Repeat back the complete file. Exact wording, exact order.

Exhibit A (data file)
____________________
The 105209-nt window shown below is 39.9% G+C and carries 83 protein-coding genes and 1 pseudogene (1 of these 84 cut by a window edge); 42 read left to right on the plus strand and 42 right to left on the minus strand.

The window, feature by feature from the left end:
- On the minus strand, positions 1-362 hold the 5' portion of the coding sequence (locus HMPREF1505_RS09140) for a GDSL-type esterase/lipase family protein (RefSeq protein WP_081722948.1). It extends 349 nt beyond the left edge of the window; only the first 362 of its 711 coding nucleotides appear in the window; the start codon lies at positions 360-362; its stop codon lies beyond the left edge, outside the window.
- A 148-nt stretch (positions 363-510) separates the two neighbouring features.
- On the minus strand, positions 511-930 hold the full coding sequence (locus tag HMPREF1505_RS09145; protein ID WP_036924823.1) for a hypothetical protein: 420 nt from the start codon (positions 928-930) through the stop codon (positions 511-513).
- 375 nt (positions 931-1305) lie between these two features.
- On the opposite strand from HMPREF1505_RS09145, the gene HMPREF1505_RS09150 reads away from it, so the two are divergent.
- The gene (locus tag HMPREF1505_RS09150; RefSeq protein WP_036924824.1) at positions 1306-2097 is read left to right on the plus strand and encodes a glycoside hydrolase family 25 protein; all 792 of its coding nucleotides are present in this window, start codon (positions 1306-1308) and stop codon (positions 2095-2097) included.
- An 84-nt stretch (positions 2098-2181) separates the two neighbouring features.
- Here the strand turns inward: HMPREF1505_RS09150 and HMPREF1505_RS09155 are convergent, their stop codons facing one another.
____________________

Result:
The 105209-nt window shown below is 39.9% G+C and carries 83 protein-coding genes and 1 pseudogene (1 of these 84 cut by a window edge); 42 read left to right on the plus strand and 42 right to left on the minus strand.

The window, feature by feature from the left end:
- On the minus strand, positions 1-362 hold the 5' portion of the coding sequence (locus HMPREF1505_RS09140) for a GDSL-type esterase/lipase family protein (RefSeq protein WP_081722948.1). It extends 349 nt beyond the left edge of the window; only the first 362 of its 711 coding nucleotides appear in the window; the start codon lies at positions 360-362; its stop codon lies beyond the left edge, outside the window.
- A 148-nt stretch (positions 363-510) separates the two neighbouring features.
- On the minus strand, positions 511-930 hold the full coding sequence (locus tag HMPREF1505_RS09145; protein ID WP_036924823.1) for a hypothetical protein: 420 nt from the start codon (positions 928-930) through the stop codon (positions 511-513).
- 375 nt (positions 931-1305) lie between these two features.
- On the opposite strand from HMPREF1505_RS09145, the gene HMPREF1505_RS09150 reads away from it, so the two are divergent.
- The gene (locus tag HMPREF1505_RS09150; RefSeq protein WP_036924824.1) at positions 1306-2097 is read left to right on the plus strand and encodes a glycoside hydrolase family 25 protein; all 792 of its coding nucleotides are present in this window, start codon (positions 1306-1308) and stop codon (positions 2095-2097) included.
- An 84-nt stretch (positions 2098-2181) separates the two neighbouring features.
- Here the strand turns inward: HMPREF1505_RS09150 and HMPREF1505_RS09155 are convergent, their stop codons facing one another.